That role is instead taken by Coordinated Universal Time, UTC, which is clock-based and is the foundation of civil timekeeping. Most time zones differ from UTC by an integer number of hours, though a few (e.g. parts of Canada and Australia) differ by hours. Since its introduction, UTC has been kept roughly in step with UT by a variety of adjustments that are agreed in advance and then carried out in a coordinated manner by the timekeeping communities of different countries--hence the name. Though rate changes were used in the past, nowadays all such adjustments are made by occasionally inserting a whole second. This procedure is called a leap second. Because the day length is now slightly longer than 86400 SI seconds, a leap second amounts to stopping the UTC clock for a second to let the Earth catch up.
You need UT1 in order to point a telescope or antenna at a celestial target. To obtain it starting from UTC, you have to look up the value of UT1UTC for the date concerned in tables published by the International Earth Rotation and reference frames Service; this quantity, kept in the range by means of leap seconds, is then added to the UTC. The quantity UT1UTC, which typically changes by of order 1 ms per day, can be obtained only by observation (VLBI using extragalactic radio sources), though seasonal trends are well known and the IERS listings are able to predict some way into the future with adequate accuracy for pointing telescopes.
UTC leap seconds are introduced as necessary, usually at the end of December or June. Because on the average the solar day is slightly longer than the nominal 86,400 SI seconds, leap seconds are always positive; however, provision exists for negative leap seconds if needed. The form of a leap second can be seen from the following description of the end of June 1994:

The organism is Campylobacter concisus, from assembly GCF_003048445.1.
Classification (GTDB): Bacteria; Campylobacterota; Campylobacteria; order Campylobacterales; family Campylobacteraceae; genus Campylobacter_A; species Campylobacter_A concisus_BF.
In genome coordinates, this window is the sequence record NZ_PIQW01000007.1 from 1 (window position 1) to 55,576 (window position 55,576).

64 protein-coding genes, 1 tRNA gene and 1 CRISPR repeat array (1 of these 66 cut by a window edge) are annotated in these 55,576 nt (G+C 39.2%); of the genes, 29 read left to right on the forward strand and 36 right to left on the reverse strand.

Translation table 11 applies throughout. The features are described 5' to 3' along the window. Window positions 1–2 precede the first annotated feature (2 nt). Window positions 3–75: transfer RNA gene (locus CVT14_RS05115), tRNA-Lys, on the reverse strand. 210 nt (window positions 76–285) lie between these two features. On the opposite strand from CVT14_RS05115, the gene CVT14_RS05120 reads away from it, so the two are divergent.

|1994||June||30||23 59 58||23 59 57.782|
|23 59 59||23 59 58.782|
|23 59 60||23 59 59.782|
|July||1||00 00 00||00 00 00.782|
|00 00 01||00 00 01.782|
Note that UTC has to be expressed as hours, minutes and seconds (or at least in seconds for a given date) if leap seconds are to be taken into account in the correct manner. It is improper to express a UTC as a Julian Date, for example, because there will be an ambiguity during a leap second (in the above example, 1994 June 30 and 1994 July 1 would both come out as MJD 49534.00000). Although in the vast majority of cases this won't matter, there are potential problems in on-line data acquisition systems and in applications involving taking the difference between two times. Note that although the functions sla_DAT and sla_DTT expect UTC in the form of an MJD, the meaning here is really a whole-number date rather than a time. Though the functions will accept a fractional part and will almost always function correctly, on a day which ends with a leap second incorrect results would be obtained during the leap second itself because by then the MJD would have moved into the next day.
SLALIB --- Positional Astronomy Library